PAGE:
Why Rupert Soames is wrong about the dangers of ESG investing

·4-min read

A widely read piece in The Times last week saw Serco boss Rupert Soames lamenting the tsunami of investors who are now demanding that ESG factors – that’s Environmental, Social and Governance – are a key consideration in their portfolios. They’re no longer obsessed with pure profits.

This, says Soames, is a phenomenon that has only emerged over the last couple of years and risks making it more costly for those companies engaged in what could be seen as “necessary evils” - such as running prisons or building tanks and warplanes – to go about their essential business.

I don’t agree. At CrowdX, an investing marketplace which demands ESG disclosures from all its participants, we think the opposite can be true.

For years, many have been investing blindly, with popular products like index trackers meaning that all stocks in a common basket can attract funding at the same price. As a result, valuations haven’t been dictated so much by the actions of a company itself but by the scarcity of supply of the stock. But we’re now moving into a more sophisticated environment. People understand that what their money does influences society as a whole, and with a rapidly growing range of ways in which to invest at a granular level, investors can pick and choose as they please.

Whilst Soames suggested that this quest for ESG will make it more expensive for some to access capital, by many accounts this conundrum can be viewed with much more clarity if it is turned on its head. A more objective stance would be that this drive to responsible investing will make funding cheaper for those who look beyond simple profitability metrics - and as a result ensure their proposition appeals to the widest range of investors.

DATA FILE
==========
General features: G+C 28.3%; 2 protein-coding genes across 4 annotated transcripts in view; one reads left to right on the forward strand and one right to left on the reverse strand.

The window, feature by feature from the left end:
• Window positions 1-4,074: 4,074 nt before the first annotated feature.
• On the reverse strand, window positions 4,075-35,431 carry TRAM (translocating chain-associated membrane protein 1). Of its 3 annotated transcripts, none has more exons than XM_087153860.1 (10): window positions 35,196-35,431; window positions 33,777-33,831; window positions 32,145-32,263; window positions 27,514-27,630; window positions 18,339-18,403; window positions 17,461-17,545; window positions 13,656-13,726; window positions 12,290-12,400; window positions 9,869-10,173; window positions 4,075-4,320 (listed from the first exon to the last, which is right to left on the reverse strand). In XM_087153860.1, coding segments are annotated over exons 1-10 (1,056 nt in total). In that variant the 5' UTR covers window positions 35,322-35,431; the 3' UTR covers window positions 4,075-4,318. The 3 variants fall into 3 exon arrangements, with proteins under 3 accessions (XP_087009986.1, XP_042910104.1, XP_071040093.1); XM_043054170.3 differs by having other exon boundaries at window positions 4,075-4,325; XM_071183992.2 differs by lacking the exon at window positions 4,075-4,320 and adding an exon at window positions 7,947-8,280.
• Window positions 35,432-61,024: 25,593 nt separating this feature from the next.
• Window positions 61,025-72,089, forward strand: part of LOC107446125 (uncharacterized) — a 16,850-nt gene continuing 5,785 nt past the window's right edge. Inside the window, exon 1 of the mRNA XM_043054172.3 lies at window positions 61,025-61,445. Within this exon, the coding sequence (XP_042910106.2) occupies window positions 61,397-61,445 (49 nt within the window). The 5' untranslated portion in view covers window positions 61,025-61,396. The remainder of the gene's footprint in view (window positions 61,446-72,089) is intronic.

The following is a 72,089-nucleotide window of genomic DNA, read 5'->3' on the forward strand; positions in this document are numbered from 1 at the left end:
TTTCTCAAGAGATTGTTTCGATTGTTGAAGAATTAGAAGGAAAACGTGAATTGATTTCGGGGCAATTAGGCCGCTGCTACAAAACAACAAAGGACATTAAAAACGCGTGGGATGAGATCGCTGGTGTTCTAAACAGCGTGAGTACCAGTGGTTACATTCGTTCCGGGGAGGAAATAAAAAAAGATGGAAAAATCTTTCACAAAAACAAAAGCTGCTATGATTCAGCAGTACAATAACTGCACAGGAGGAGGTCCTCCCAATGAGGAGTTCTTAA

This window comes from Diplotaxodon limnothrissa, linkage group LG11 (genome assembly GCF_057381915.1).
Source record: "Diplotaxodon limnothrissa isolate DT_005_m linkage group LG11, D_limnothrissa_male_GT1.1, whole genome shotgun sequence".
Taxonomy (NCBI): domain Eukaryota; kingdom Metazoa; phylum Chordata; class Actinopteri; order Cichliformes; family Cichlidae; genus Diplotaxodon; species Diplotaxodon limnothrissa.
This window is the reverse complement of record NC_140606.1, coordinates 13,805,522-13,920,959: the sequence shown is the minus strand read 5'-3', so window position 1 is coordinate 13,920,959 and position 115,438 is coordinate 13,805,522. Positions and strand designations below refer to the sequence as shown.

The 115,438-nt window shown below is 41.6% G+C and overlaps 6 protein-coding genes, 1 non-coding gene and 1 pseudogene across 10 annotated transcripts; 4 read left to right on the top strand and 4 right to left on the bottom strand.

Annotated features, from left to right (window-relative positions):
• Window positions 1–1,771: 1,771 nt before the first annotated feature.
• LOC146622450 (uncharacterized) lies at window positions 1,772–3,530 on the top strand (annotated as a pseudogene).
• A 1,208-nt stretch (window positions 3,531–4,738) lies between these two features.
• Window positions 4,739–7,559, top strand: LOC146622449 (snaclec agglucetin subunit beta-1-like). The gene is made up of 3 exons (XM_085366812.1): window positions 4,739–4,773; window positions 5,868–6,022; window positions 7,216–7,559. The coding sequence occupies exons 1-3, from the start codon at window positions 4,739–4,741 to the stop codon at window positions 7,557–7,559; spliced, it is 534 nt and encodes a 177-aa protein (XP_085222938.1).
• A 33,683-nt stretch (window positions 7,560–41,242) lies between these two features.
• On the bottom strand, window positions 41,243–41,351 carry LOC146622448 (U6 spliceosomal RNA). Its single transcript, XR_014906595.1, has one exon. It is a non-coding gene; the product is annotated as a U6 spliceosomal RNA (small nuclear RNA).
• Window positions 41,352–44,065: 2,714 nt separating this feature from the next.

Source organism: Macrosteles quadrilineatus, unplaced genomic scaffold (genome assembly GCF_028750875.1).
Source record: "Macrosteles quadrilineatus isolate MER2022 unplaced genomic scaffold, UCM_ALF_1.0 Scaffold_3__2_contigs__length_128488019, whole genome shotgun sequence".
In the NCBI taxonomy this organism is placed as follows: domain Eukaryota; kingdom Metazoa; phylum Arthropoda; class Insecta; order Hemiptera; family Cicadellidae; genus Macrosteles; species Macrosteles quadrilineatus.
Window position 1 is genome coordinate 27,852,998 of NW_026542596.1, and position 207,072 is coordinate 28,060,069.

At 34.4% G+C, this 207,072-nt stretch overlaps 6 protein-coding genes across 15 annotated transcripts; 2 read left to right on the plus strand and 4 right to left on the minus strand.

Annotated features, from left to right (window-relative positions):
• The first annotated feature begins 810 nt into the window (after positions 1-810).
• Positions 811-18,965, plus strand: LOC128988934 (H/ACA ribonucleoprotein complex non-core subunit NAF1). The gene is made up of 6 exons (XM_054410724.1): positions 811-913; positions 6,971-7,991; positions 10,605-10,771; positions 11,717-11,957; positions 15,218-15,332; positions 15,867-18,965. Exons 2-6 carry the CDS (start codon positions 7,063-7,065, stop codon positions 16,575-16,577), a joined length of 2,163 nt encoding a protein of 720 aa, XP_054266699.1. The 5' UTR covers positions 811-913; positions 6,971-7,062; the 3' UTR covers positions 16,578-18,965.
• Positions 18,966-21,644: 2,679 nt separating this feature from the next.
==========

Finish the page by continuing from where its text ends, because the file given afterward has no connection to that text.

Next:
Soames singled out the incarceration of criminals as one touch point. Yet we know from the success of The Peterborough Bond – the world’s first social impact bond - that programs to reduce reoffending, whilst expensive in the short term, deliver positive outcomes in the long term. So why not adjust the metrics to ensure those running prisons can benefit from bigger picture thinking would shift the investment case, both on a financial and social impact level?

The topic of defence is rather harder to tackle – it’s difficult to price the positive social impact of a weapon of war - but let’s not forget there’s already a compact between the state and these industries. And it’s one that is structured to always offer a sensible financial return as it doesn’t truly operate as a competitive market. Ultimately, once political and security issues are taken into account, there are limited choices for the Ministry of Defence when they want a new fleet of fighter planes or a nuclear submarine. We can all agree that even for a hefty discount, they’re not going to be buying this kit from China.

If anything, the farce lies with the way some big companies have positioned themselves to take advantage of highly automated ESG rating systems and on this point Soames certainly has legitimate cause for concern. Behaving better is to be applauded and it’s now commonplace to find investor relations channels shouting about their eco-friendly achievements at the top of a results statement rather than this being consigned to a footnote. However, it will be a puzzle for many to understand how a multinational, London-listed tobacco company has one of the highest scores out there. What this means is that if you invest in an ESG tracker, the chances are you’re going to have someone selling highly addictive products in your portfolio as a result.

Closer scrutiny is necessary here and those fund managers – or even retail investors - who are taking a more hands on approach to assessing a company’s true impact are clearly ahead of the curve.

However, to suggest we get to a point where some companies will become uninvestable is simply disingenuous. Investors now have unparalleled choice when it comes to what they do with their money and – as a consequence – will be able to demand a premium should they choose to invest in the less palatable options.

Mike McCudden is the CEO of CrowdX - the new capital market for privately held businesses. www.crowdx.co.uk

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